India needs options to counter looming threats beyond current LoC skirmishes.
On January 8, Pakistani soldiers affiliated with 29 Baloch regiment infiltrated across the Line of Control (LoC) at Mendhar sector in Poonch, ambushed 4 Indian soldiers, and according to news sources, “mutilated” the bodies of two jawans. Defense Minister AK Antony termed the act “highly objectionable,” while MEA’s official spokesman, Syed Akbaruddin, called it “ghastly and unacceptable.”
Some reports indicate that at least one of the soldiers was beheaded. If true, this would not be the first of such an occurrence. Historically, beheadings of Indian troops were carried out by terror groups affiliated with the Pakistani army and by members of Pakistan Army’s Special Services Group (SSG). In one such incident in
1999 2000, Ilyas Kashmiri, a member of the SSG (as well as future leader of HuJI’s 313 Brigade, and the “operational commander” behind 26/11) killed an Indian soldier, beheaded him, and allegedly presented the head as “trophy” to his then-COAS, Parvez Musharraf, for which he was highly commended.
In the face of such provocation, India’s response has been measured. External Affairs Minister Salman Khurshid promised a “proportionate” response. Foreign Secretary Mathai summoned Pakistani High Commissioner Salman Bashir to protest the incident, who in turn, flatly denied that it ever occurred (as is Pakistan’s m.o.). To be sure, it is in India’s interests not to escalate the situation along the LoC and to ensure that the ceasefire remains in place. Pakistan’s military-jihadi complex has never been a big fan of the 2003 ceasefire, as it poses certain challenges to its well-known bad habits.
It is therefore in India’s national security interests to ensure that these bad habits remain curtailed. Military escalation, over an incident — heinous though the killings were — having little tactical or strategic significance (purely from a military standpoint) to India would not be wise. Of course, non-military options are available at the government’s disposal, which can be used at a time and place of its choosing.
The Big Picture
But more broadly, what should concern India is the increasing assertiveness in Pakistan’s discourse of a more hardline narrative towards India. Over the past several days and weeks, there has been disproportionate anti-India coverage in Pakistan’s Urdu press. (1, 2, 3). This increasing assertiveness could have implications beyond the current skirmishes across the LoC. The reasons for a more hardline stance towards India could be many.
First, there could be a realization in Rawalpindi that territorial negotiations with the UPA have reached a point of no success for Pakistan. Whatever faith the generals in Rawalpindi initially placed in prime minister Manmohan Singh to deliver magnanimous, Pakistan-friendly solutions to territorial disputes appears to have dissipated with the realization that negotiations have reached a cul-de-sac. Trade talks, discussions on negative- and positive-lists may continue, but we are effectively back to square-one on issues of any real significance to Pakistan.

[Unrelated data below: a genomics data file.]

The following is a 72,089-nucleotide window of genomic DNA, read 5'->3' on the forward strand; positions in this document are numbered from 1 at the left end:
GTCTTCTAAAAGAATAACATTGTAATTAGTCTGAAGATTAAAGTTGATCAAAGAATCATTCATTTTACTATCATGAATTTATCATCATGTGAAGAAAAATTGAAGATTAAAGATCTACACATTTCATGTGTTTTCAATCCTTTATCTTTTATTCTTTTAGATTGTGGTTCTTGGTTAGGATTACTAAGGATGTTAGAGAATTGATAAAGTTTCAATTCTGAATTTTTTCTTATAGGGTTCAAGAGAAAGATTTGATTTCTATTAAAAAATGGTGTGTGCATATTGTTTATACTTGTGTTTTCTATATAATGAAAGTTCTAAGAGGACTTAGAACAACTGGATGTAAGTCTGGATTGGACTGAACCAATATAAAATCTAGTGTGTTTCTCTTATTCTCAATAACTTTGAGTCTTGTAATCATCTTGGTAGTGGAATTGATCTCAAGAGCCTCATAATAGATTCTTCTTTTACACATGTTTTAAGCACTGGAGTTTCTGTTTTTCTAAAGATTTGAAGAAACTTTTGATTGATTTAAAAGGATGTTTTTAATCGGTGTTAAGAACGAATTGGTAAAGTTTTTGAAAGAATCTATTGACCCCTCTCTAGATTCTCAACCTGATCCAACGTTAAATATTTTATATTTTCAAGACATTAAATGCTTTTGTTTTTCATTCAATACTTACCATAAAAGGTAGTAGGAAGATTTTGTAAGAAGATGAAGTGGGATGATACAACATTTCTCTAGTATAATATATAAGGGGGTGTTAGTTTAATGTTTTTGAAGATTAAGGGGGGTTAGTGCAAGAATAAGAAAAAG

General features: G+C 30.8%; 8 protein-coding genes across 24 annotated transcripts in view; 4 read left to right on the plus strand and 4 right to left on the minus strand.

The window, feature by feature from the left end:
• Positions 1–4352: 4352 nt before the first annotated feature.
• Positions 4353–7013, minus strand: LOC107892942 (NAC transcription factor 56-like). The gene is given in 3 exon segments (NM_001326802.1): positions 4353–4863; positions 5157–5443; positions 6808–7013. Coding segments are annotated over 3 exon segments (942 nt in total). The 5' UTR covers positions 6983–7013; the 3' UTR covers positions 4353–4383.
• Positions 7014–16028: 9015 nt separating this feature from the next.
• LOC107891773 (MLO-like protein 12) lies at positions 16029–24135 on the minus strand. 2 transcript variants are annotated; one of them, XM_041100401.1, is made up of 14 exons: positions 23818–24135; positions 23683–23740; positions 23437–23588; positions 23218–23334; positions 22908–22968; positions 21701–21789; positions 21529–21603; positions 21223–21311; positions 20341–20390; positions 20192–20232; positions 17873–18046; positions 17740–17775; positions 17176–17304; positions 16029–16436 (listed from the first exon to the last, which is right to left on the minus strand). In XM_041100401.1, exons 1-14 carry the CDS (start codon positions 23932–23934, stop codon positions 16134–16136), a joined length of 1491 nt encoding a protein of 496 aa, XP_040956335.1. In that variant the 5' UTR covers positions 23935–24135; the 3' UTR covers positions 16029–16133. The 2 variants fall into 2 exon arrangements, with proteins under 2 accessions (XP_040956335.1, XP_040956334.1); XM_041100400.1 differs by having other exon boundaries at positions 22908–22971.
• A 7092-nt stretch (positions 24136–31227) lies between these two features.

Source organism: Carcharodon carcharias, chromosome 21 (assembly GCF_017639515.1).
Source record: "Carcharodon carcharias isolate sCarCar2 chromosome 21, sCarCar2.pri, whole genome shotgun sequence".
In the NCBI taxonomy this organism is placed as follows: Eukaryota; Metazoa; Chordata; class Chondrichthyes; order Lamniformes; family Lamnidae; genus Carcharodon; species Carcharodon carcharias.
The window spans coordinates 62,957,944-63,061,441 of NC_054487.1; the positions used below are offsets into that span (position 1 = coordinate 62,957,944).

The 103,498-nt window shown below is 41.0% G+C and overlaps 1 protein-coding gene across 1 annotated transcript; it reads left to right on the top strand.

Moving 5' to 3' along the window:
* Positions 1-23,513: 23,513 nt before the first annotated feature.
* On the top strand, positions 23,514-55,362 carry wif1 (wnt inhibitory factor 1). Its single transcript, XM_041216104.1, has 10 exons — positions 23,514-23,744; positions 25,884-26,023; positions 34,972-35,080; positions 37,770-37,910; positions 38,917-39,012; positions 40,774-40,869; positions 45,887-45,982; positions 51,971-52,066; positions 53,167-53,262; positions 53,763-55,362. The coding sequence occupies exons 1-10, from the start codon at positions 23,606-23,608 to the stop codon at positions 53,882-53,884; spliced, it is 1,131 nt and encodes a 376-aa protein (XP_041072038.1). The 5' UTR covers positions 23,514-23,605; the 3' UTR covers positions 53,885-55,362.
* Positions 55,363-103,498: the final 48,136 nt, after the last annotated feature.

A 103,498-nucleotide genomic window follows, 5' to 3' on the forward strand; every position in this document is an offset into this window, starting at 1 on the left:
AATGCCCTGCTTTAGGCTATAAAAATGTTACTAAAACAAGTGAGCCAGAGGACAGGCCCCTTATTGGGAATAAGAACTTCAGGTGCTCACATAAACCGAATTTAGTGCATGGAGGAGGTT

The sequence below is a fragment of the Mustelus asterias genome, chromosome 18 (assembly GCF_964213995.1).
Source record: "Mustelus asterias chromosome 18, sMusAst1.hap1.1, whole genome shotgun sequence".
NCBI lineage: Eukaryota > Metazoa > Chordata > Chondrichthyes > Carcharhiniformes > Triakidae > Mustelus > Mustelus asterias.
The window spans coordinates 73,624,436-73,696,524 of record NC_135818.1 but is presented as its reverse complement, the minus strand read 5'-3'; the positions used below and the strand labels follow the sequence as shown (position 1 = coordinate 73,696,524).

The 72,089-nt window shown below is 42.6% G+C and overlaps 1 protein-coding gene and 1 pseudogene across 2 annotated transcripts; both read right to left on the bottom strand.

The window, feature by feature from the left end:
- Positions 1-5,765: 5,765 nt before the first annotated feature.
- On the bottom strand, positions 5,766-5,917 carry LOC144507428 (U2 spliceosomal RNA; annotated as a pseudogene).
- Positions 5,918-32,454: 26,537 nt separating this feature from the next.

Second, while sections of our media misread recent updates to Pakistan’s “Green Book,” the inclusion of a section on “sub-conventional warfare” is interesting. Pakistan is faced with a serious challenge to its internal security from well-armed militants. It can seek to counter this challenge by [a] appealing to the militants to lay down their arms (ineffective), [b] military confrontation (costly), [c] absorbing those willing into Pakistan’s security forces, or [d] re-orienting them towards another target (i.e., India).
Indeed, recent statements from the Tehrik-e-Taliban Pakistan (TTP), which has no direct quarrel with India, nor any capacity today to attack it, must be seen in this light. This could pose a bigger challenge to India when hundreds of thousands of well-armed, but unemployed “mujahideen” return from Afghanistan to Pakistan in 2014.
The third is the Kayani angle. Gen. Kayani, no doubt, did not endear himself to his Corps Commanders when he sought, and was given, an unprecedented extension as COAS in July 2010. Now, while we can never be sure if he favored PPP’s on-going dialog with India, we know that he didn’t try to actively undermine it. The big question mark is who will replace Gen. Kayani in November 2013, and what will his successor’s views be on India and the U.S.
There’s growing unease in Rawalpindi in the way Gen. Kayani handled the bin Laden raid, the Salala incident, the unrelenting U.S. drone attacks in Pakistan, or peace talks with India. What better way, then, for an aspiring COAS to present his credentials and ingratiate himself with the rank and file of the armed forces than by towing a harder line towards the neighbor on the east?
Lastly, Pakistan’s generals feel they are now in a position to affect a Pakistan-favorable solution to Afghanistan after the U.S. leaves in 2014, while continuing to be ensured of U.S. financial largesse in counter-insurgency and counter-terrorism funds (this is a bad assumption for Pakistan to make, by the way. Remember the Pressler Amendment)?
Securing an advantageous position in Afghanistan and continued economic assistance from the U.S. renders the need to play nice with India moot; or so the thinking of the military-jihadi complex goes. The increasingly assertive hardline stance could mean increased attacks, both in J&K, and in “mainland” India in the months and years ahead. New Delhi ought to be considering options to deal with threats emanating from the resurgent hardline narrative, beyond the current skirmishes at the LoC.